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Joy of Coding

Despite attending quite a few conferences the last few years I didn’t write about any of them since I went to decentralize.js almost two years ago.

But now is a good time to return to this habit since Joy of Coding was one of those conferences that stands out from the crowd. This is for several reasons:

  • Firstly the whole theme of the conference is so positive. Talking about joyfulness in something that you do for a living is really a good thing.
  • Because of this positive stance it seems like the speaker lineup is better than usual. And this is despite this conference having several tracks. (I see a strong correlation between the number of tracks and the overall quality of a conference. The best conferences are single track. Ok - maybe FOSDEM is the exception….)
  • Lastly I really like that there are opportunities to do some coding. Just listening a full day is too boring for me.

So I went to the coding dojo and here I really knew what to expect since I have been to sessions lead by Emily Bache before. I found a nice guy to pair up with and we had some fun refactoring bad tennis code into something neater. For me the most interesting thing from these sessions is not the code but the interaction with a stranger over code. The negotiation over language, IDE and keyboard initially and then the initial stumbling to establish the skill level involved. Also being expressive about code can be hard at times. To explain why you want it it in a certain way.

On to the talks. Philip Wadler talked enthusiastically and interestingly about category theory and why it is important for programmers. I have to admit that all this is a bit over my head at the moment (after being a programmer for some 16 years….) but maybe I will get there eventually. I get sort of all of what he is saying but fail miserably at making the connections to my everyday work situation. But the may be because my customers never wants me to code in a so called real programming language. He ended the talk by morphing into a lambda super hero. And that was fun of course!

After the dojo Corey Haines talked about prolog and cats and it was fun and all good. Corey is a talented speaker that probably could talk about anything and make it interesting. In this case the topic is intersting in itself and I started to think about how to implement roman numerals with prolog.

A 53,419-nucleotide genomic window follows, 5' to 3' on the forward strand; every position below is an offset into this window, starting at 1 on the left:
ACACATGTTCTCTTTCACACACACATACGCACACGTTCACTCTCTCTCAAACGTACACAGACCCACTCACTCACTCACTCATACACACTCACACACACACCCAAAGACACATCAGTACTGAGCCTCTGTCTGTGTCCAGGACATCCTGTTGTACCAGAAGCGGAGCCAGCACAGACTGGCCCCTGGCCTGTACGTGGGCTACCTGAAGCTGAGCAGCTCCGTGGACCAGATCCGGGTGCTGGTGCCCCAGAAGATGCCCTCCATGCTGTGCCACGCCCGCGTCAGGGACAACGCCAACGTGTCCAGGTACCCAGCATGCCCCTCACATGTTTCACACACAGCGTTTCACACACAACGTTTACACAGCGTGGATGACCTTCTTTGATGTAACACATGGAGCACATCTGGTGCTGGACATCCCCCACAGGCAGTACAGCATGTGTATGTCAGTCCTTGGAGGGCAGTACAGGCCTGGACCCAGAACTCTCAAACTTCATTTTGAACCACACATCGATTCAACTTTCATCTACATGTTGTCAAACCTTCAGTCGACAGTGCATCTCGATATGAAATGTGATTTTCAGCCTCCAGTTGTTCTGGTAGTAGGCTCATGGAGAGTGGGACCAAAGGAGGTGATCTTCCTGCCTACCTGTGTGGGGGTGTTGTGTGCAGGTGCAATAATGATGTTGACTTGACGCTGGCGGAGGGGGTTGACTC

Stefan Tilkov talked about micro services built with clojure. As always when I hear a talk about clojure I want to get home and learn it. I have the book….. Maybe it happens this time. But it has been 6 years now since I heard Rich Hickey talk about it at JAAO.

Hobby Oriented Programming was an interesting talk by Sonja Heinen about the contrast betwen doing things for fun as a hobby and doing it to pay the bills. I can certainly relate to this. Not every day at my customers site is joyful. And most of the time when I do something on the side it is really fun and fulfilling. This dilemma is hard to get by. For me it is realy important to get some leisure time for coding. Otherwise I get mad at the boringness of coporate coding.

Then a fun talk about GIF - the image format that keeps giving. Igor Wiedler managed to give as a short history lesson about image formats and browsers, describe the GIF format in technical detail and also be really entertaining in some 40 minutes.

Lastly the ending talk was about data analysis. Hilary Parker suggested that data analysts should become better at programming. I think this is a great idea. Not everyone is as keen to learn R as I am. Not everyone is keen to learn at all and by acquiring some coding skills a data analyst can do her job much more efficiently.

All in all a great conference that I may come back to another year. My first encounter with Rotterdam was also much better than expected. A modern city with a nice vibe.

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